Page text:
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Not safe: Two out of 100, 000 Kenyans raped

LIFESTYLE
By Kirsten Kanja | December 5th 2019
John Muiru who will serve a 20-year jail term for rape. [Daniel Chege, Standard]

 A World Population Review report that shows rape cases by country and population in 2019 indicates the rate in Kenya is relatively lower than many countries, including South Africa which tops the list in Africa with a rate of 132.4, closely followed by Botswana with 92.9, Lesotho at 82.7 and Swaziland at 77.5.

The rate is calculated per every 100,000 citizens.

 However, says the report, a large number of rape cases go unreported and are presumed to be significantly higher.

 The report comes in the wake of 16 Days of Activism against Gender- Based Violence, an annual international campaign that calls for the prevention and elimination of violence against women and girls.

The campaign started on November 25, the International Day for the Elimination of Violence against Women, and runs until December 10 which is Human Rights Day. This year's theme is "Orange the World: Generation Equality Stands Against Rape."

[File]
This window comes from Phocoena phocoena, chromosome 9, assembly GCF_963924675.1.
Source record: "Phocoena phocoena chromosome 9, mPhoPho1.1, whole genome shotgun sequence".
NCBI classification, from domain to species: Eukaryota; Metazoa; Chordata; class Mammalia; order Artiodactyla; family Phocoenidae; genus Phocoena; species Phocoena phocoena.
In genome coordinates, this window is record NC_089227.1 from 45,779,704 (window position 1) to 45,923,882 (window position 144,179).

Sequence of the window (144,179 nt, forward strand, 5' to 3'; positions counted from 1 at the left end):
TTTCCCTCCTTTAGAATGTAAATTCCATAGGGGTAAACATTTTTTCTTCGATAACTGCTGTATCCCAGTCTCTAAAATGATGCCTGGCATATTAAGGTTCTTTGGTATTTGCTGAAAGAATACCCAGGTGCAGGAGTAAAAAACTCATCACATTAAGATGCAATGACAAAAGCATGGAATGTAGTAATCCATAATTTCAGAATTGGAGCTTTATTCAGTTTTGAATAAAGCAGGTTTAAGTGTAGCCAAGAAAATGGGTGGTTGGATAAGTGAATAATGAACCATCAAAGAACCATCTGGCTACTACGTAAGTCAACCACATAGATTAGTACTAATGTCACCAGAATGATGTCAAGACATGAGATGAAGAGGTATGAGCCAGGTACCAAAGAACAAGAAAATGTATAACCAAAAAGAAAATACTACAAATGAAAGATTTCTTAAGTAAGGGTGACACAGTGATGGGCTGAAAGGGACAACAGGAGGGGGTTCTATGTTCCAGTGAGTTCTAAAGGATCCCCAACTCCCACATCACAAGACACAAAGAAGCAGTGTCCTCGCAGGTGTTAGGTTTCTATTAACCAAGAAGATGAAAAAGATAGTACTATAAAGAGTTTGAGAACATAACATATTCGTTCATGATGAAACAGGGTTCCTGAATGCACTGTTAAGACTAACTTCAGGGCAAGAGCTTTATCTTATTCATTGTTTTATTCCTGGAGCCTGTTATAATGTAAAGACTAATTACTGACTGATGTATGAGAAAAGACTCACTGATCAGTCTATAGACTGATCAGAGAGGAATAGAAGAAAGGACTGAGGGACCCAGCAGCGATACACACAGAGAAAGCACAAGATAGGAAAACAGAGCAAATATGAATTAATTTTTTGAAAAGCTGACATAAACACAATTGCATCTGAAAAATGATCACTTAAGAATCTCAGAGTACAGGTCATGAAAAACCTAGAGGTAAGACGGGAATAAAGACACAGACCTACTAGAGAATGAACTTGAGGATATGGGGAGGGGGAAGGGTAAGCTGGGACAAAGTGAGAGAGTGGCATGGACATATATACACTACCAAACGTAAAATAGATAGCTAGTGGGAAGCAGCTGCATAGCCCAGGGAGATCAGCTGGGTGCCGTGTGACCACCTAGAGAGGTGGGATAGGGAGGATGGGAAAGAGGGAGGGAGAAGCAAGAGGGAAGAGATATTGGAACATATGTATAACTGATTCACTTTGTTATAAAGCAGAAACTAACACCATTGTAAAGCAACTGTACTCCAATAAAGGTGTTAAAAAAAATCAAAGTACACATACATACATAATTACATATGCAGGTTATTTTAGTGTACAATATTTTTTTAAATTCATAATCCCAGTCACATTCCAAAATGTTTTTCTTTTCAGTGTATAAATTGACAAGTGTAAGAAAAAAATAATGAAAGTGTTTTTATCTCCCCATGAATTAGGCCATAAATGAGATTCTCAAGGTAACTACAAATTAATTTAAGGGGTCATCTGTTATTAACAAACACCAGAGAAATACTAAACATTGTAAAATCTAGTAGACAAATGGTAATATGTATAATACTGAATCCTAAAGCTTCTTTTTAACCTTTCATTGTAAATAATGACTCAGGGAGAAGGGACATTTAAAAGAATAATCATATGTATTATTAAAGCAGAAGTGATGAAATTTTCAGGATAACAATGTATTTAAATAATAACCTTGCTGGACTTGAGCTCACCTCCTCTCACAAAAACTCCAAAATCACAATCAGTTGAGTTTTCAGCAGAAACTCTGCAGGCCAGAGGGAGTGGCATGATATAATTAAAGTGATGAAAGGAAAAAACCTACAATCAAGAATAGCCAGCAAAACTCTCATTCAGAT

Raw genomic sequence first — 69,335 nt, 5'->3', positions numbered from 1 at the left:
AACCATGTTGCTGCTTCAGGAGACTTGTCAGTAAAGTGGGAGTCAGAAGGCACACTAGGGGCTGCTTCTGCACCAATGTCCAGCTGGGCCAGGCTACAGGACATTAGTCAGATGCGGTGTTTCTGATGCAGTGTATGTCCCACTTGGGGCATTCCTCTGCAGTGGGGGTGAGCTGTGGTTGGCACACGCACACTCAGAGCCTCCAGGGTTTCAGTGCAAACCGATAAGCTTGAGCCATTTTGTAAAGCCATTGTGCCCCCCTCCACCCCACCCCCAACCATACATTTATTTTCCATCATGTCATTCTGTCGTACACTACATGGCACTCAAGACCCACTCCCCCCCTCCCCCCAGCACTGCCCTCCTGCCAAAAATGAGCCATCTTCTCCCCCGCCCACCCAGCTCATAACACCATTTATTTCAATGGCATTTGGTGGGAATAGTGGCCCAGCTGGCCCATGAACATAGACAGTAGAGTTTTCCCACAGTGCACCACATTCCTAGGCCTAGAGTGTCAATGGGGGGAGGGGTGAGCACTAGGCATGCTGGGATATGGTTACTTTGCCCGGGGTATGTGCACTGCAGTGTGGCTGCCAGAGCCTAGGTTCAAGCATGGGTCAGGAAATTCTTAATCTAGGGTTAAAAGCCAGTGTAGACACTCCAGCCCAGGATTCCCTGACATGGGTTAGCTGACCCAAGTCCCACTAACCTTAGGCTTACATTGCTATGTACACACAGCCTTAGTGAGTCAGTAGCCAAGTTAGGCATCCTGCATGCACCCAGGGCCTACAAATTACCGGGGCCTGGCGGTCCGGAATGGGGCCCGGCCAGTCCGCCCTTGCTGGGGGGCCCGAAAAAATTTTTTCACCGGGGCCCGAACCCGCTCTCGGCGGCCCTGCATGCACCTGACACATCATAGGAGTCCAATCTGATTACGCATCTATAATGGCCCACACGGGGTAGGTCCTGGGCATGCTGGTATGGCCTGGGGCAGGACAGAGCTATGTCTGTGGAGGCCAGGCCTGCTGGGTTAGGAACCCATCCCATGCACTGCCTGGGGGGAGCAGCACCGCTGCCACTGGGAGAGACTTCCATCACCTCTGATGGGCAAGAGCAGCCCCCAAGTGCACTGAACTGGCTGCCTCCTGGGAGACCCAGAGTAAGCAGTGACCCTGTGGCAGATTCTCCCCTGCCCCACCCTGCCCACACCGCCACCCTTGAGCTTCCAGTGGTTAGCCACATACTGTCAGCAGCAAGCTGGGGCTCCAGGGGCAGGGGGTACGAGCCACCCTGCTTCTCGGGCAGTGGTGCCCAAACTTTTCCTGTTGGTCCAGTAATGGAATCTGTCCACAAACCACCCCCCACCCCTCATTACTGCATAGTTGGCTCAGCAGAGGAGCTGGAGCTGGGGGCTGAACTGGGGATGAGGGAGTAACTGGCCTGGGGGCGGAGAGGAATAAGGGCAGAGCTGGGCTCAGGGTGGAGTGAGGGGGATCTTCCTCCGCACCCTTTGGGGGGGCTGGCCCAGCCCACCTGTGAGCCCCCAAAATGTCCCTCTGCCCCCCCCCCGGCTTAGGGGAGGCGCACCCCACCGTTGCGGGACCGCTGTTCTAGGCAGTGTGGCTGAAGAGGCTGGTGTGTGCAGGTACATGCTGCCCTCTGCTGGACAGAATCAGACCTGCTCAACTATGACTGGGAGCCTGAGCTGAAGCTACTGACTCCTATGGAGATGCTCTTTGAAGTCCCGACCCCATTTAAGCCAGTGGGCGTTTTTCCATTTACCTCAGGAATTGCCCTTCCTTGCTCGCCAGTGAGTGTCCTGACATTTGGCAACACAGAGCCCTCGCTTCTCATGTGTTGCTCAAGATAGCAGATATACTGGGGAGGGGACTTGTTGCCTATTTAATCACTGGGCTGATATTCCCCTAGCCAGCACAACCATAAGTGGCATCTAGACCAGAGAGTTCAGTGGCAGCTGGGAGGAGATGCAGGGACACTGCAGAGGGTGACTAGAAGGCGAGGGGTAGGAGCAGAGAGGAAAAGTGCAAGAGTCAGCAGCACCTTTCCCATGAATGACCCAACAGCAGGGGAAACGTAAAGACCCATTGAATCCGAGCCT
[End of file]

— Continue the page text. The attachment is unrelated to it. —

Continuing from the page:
According to the report, is estimated that approximately 35 per cent of women worldwide have experienced some form of sexual harassment in their lifetime. 

Most countries that have data available on rape report that 40 per cent of women who experience sexual violence seek help, the report adds. 

Less than 10 per cent seek help from law enforcement.

Because many women, who experience sexual violence rarely report it, the exact rape numbers are challenging to report.

 The top 10 countries with the highest rates of rape are South Africa at 132.4, Botswana at 92.9, Lesotho at 82.7, Swaziland at 77.5, Bermuda at 67.3, Sweden at 63.5, Suriname at 45.2, Costa Rica at 36.7, Nicaragua at 31.6 and Grenada at 30.6.

 According to a survey conducted by the South African Medical Research Council, approximately one in four men surveyed admitted to committing rape. 

Although the South African parliament enacted a criminal law to amend and strengthen all laws dealing with sexual violence, the rates of reported rape, sexual abuse of children and domestic violence have continued to rise.

 The report notes that the United States has a rape rate of 27.3. As in many other countries, it says, rape is grossly underreported in the superpower due to victim shaming, fear of reprisal, fear of family knowing, cases not being taken seriously by law enforcement, and possible lack of persecution for the perpetrator. 

Only nine per cent of rapists in the US get prosecuted and only three per cent of rapists will spend a day in prison. In the US, 97 per cent of rapists will walk free.

If this is a reflection of the issue across the world, it is clear that victims rarely attain justice and see reporting the perpetrators as a losing battle, and one that puts them at high risk of shunning by society and exposure to their attackers.

 

 

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